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Object entry – the Spectrum standard

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You should have a policy on why and how you receive objects and other material such as associated archives. This could either be a standalone document or part of a wider collections management policy. Either way, in deciding your policy you will most likely need to consider these questions:

  • In what circumstances will you accept objects into your care?
  • Who is authorised to do this?
  • What are your terms and conditions for accepting deposited objects?
  • How long, and in what form, is enquiry information held?

You should also have a written procedure that explains the steps to follow when objects arrive at your museum. Spectrum’s suggested procedure is a useful starting point, but however you do it, your own procedure should meet the following minimum requirements:

Minimum requirement

Why this is important

You can account for all objects left in your care.

You do not lose track of objects left with you for a short time as enquiries.

You have clear terms and conditions for accepting objects into your care.

You do not end up being responsible for unwanted objects.

You record why objects have been left with you.

You do not wrongly process a loan as an acquisition.

You schedule the default return of objects to the owner if they are not to be acquired or loaned.

You can plan for the return of objects.

You do not end up looking after objects whose status is unclear.

You record who legally owns objects left with you.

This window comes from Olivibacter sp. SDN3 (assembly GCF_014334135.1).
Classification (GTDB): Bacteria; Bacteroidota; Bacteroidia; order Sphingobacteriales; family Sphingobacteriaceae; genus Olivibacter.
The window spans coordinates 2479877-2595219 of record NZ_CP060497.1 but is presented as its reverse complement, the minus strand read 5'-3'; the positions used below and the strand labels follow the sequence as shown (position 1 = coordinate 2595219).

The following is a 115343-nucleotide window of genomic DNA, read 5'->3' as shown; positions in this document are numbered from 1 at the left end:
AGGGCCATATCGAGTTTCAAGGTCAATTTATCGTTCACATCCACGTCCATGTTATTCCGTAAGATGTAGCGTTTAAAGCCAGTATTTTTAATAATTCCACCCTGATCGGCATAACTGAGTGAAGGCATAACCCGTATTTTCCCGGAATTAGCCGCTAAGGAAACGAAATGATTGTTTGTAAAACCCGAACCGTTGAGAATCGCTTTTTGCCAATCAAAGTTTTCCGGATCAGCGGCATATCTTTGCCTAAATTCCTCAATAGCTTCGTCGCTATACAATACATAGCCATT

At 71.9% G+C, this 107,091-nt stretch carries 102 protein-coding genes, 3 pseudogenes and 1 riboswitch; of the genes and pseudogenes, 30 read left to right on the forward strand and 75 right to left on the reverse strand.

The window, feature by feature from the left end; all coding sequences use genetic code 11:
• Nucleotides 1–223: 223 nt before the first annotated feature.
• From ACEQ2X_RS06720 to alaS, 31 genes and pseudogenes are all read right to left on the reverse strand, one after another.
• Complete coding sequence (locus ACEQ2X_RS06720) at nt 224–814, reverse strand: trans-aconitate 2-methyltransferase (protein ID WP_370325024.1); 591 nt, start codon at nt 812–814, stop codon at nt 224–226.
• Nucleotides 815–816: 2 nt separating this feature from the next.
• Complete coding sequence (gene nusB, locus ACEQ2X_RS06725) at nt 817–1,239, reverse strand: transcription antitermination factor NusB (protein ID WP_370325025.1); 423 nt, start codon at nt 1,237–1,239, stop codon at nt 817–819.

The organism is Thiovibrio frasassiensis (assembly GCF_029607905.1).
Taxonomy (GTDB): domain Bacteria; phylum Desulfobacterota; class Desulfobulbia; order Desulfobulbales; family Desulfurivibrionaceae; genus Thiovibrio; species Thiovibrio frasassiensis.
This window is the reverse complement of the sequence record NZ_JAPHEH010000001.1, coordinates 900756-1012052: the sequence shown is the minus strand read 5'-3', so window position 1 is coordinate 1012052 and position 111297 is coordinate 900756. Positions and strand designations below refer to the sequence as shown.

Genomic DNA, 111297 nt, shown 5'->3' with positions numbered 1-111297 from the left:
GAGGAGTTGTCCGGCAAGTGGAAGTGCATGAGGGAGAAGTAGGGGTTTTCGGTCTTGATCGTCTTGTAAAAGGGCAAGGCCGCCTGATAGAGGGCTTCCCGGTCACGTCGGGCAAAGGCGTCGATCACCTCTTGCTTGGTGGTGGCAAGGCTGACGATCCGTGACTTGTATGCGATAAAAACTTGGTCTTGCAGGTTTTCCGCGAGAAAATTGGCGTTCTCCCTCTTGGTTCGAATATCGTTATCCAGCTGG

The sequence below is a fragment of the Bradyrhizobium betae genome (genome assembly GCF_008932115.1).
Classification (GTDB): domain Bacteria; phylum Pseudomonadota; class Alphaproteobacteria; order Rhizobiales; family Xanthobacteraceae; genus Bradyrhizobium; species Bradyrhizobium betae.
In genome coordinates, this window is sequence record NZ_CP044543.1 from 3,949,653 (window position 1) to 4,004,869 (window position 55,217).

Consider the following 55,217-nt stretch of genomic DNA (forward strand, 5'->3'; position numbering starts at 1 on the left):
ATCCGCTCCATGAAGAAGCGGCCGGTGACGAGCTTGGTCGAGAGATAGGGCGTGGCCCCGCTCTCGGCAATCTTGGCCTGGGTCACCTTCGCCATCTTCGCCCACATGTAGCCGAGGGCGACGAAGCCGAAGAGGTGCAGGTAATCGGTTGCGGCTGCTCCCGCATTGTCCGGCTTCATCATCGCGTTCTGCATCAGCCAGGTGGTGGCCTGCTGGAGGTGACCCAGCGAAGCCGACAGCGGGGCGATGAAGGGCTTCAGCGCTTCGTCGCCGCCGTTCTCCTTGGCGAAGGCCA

You can deal with the right person if you want to acquire an object and obtain legal title to it.

You assess and mitigate any potential risks to people or other objects from incoming objects.

You can quarantine items potentially infested with pests that could damage your existing collections.

You record as much significant information about newly-arrived objects as you can, to be added to in the future.

You do not lose the opportunity to find out about provenance or likely copyright holders while their owner is in your museum and ready to talk.

Both you and owners know your liability for loss or damage while objects are in your care.

Owners are aware of the limits of any claim they may make if anything goes wrong.

You do not take on liabilities that might create financial risks.

You provide a receipt for owners and get a signature to show they accept your terms and conditions.

It is clear to owners that you have accepted care of objects they have left with you.

Owners cannot later claim they did not accept your terms and conditions.

You can uniquely identify newly-arrived objects.

You do not mix up objects that look similar.

Date created: 2017

Publisher: Collections Trust